Corps of Engineers completes Army's largest solar array installation

Jan 25, 2013 by James W. Campbell
This aerial view of the solar photovoltaic array at White Sands Missile Range, N.M., was taken, Jan. 8, 2013. The panels cover 42 acres and provide more than four megawatts of electricity to the base. Credit: Solaria

The largest solar power system in the U.S. Army is coming online at White Sands Missile Range, N.M., and officials gathered Jan. 16, to mark the occasion with a ribbon-cutting ceremony.

The Energy Savings Performance Contract, or ESPC, project, awarded and managed by the U.S. Army Engineering and Support Center, Huntsville, provides the sprawling desert base with a new 4.465 megawatt solar photovoltaic system, guarantees energy savings of 35,358M British thermal units per year, and reduces their by 10 percent, said Wesley Malone, Huntsville Center project manager.

"To date this is the largest in the Army," said Michael Norton, Huntsville Center Energy Division chief. "Projects like this are important because the impact of rising energy prices on installations has resulted in an adverse increase of utility budgets spent on existing, often inefficient or outdated equipment."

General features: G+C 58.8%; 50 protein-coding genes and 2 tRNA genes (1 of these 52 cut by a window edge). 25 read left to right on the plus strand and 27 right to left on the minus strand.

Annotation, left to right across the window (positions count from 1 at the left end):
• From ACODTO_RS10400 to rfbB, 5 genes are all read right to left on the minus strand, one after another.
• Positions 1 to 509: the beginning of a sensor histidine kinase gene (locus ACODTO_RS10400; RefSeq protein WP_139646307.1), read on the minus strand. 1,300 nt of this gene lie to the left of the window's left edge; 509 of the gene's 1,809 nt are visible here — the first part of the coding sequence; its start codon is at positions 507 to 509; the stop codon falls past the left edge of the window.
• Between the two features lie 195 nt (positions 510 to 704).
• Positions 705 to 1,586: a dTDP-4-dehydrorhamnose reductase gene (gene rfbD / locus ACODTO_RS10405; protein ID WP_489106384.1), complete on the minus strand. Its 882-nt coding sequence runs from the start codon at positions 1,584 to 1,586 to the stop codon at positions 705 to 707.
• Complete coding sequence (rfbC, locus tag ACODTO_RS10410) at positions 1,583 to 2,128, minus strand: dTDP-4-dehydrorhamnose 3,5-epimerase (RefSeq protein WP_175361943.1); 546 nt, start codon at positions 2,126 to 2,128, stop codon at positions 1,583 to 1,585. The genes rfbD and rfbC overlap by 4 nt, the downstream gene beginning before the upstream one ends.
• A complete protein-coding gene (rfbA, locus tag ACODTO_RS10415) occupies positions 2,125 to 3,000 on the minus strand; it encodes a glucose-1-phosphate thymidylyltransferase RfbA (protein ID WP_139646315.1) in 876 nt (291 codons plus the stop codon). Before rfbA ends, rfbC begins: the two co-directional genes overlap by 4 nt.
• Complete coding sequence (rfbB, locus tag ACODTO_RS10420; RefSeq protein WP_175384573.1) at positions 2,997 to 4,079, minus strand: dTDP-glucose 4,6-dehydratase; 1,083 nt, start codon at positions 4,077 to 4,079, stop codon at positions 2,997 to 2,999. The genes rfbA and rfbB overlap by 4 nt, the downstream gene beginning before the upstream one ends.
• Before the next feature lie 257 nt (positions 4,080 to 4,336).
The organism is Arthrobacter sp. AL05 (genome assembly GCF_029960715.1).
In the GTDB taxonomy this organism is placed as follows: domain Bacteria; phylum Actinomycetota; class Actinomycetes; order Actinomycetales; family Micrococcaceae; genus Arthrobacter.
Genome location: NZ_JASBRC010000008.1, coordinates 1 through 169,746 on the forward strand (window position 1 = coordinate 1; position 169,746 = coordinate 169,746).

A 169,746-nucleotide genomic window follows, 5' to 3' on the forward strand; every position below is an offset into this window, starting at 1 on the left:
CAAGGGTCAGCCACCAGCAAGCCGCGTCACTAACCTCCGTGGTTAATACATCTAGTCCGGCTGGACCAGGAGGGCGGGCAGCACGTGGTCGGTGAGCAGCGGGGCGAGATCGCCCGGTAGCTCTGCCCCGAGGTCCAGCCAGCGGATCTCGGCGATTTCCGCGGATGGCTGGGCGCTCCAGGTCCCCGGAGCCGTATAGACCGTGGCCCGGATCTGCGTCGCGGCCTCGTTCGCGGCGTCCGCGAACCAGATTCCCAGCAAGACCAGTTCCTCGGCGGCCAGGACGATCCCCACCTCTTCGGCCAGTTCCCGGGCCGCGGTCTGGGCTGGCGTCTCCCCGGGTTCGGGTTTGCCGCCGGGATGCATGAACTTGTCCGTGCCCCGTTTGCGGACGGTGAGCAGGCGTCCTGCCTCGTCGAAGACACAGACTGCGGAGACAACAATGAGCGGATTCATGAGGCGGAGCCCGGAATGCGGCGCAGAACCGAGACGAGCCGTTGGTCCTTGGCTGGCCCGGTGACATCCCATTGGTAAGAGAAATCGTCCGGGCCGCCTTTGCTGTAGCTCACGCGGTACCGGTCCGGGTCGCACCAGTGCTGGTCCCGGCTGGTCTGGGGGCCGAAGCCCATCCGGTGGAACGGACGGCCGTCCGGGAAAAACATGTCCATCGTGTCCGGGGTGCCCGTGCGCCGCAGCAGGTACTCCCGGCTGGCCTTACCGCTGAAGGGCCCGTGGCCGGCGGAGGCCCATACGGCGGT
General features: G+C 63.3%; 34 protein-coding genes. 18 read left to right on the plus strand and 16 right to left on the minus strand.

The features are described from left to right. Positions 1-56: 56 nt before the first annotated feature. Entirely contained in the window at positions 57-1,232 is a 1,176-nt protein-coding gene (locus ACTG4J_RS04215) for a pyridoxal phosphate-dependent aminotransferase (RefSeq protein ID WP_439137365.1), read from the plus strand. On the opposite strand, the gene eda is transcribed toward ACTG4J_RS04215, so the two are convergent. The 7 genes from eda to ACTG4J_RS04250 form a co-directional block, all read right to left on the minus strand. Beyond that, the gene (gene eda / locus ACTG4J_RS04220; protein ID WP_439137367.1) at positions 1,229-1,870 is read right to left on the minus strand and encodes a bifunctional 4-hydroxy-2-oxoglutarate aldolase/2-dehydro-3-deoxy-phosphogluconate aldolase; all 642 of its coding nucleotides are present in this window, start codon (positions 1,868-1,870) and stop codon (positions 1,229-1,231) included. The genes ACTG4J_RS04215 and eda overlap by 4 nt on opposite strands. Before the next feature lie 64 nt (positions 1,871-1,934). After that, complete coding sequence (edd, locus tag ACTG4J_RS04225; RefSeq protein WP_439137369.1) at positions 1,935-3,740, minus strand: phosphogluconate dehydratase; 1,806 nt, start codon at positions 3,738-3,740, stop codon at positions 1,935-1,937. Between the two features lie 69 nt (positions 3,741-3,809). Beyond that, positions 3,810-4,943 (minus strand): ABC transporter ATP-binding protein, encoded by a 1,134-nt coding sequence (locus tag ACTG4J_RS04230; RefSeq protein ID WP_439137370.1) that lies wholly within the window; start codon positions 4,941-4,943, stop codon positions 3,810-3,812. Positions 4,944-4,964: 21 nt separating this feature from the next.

"ESPC projects provide energy efficient equipment resulting in a lower utility consumption," Norton said. "Lower utility consumption reduces the DOD utility bills and assists in meeting federal mandates."

ESPC brings in private party financing for at Defense Department garrisons. An Energy Savings Contractor, ESCO, provides capital and expertise to make on government facilities to significantly reduce Army energy, in exchange for a portion of the generated savings. In the case of the White Sands , Siemens Government Technologies, Inc., of Arlington, Va. was selected as the ESCO.

Along with being the largest solar project, there's another first in how the system at White Sands Missile Range was funded.

"We used an Services Agreement for the photovoltaic equipment along with the ESPC concept which was a first for the Army," said Will Irby, Huntsville Center ESPC Program Manager.

An ESA is an arrangement whereby a third party owns, operates and maintains the power generation system and provides electricity to the customer. This third-party ownership mechanism allowed for a significant tax grant from that reduced the project cost by $6.1M, Irby said.

Construction of the $16.5M system started in July and was completed in December.

Explore further: Material generates steam under solar illumination

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